Bill Godshall’s THR update has been published, which covers a lot of the same ground as we have in recent weeks, but is still well-worth checking out.
Finally, we've also published a post looking at the countries around the world with full bans on vaping (in other words, places vapers shouldn't take a vacation to).
Bullshit of the Week – “We can safely conclude that vaping is not safer than smoking”
Malaysia has continued to be a wellspring of bullshit this week, and with the ban on e-cigarettes in a whole province just shows how well it’s apparently working. In response to an article about an 11 year old “vape junkie,” a letter-writer launches into a tirade of many of the familiar statements about e-cigarettes taken to the extreme, mixed with the utterly bizarre and used to conclude the absurd. It argues for a ban on vaping across all of Malaysia.
Among the weirdest comments, considering the discussion is about vaping, is:
It is questionable and doubtful that the inhalation of any foreign substances (hallucinogenic or otherwise) can ever be considered normal.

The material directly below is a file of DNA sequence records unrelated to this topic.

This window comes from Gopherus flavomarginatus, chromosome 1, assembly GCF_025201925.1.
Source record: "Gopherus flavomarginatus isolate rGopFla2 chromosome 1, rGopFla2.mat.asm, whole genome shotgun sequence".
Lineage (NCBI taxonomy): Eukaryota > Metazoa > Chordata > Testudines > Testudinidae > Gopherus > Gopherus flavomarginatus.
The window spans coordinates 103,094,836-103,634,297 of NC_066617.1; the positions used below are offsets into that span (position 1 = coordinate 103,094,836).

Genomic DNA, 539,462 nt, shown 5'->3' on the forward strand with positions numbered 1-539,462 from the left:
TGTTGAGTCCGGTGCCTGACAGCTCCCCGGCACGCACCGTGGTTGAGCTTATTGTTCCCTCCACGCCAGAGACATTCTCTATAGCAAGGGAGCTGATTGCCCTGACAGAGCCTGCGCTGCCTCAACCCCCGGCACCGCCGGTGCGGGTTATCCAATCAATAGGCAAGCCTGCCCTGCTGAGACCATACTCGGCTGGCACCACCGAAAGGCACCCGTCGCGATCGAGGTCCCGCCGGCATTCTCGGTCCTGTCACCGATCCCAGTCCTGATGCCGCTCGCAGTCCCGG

Hallucinogenic? I have no idea what he’s referring to – whether he’s of the strange view that nicotine is hallucinogenic or he thinks people are vaping LSD – but in any case it’s quite clear that this is some next level nonsense.
Then, towards the end of the odd, ranting letter, he adds:
We can therefore safely conclude that vaping is not safer than smoking; it is equally bad though not worse yet.
“We” can, can we? Thankfully for letter-writer Thomas Kok, he has this whole “risks of vaping” issue completely sorted out. Tell Public Health England to just scrap their report concluding that e-cigarettes are 95 percent safer than smoking. They clearly got it all wrong, as did the 180-plus studies they cited. It turns out vaping is basically the same as smoking and vapers are probably tripping balls 24/7.
The story he’s responding to treats vaping like using some seedy drug, so perhaps his outrage just got the better of him when he penned the letter, but the confidence he has in his utterly incorrect conclusion (we can “safely conclude”) still raises a smile.
Check Back Next Week!
As always, we’ve done our best to gather all of the most important news and best blog posts from across the community, but if we’ve missed something important, just let us know in the comments! And check back next week for the next catch-up!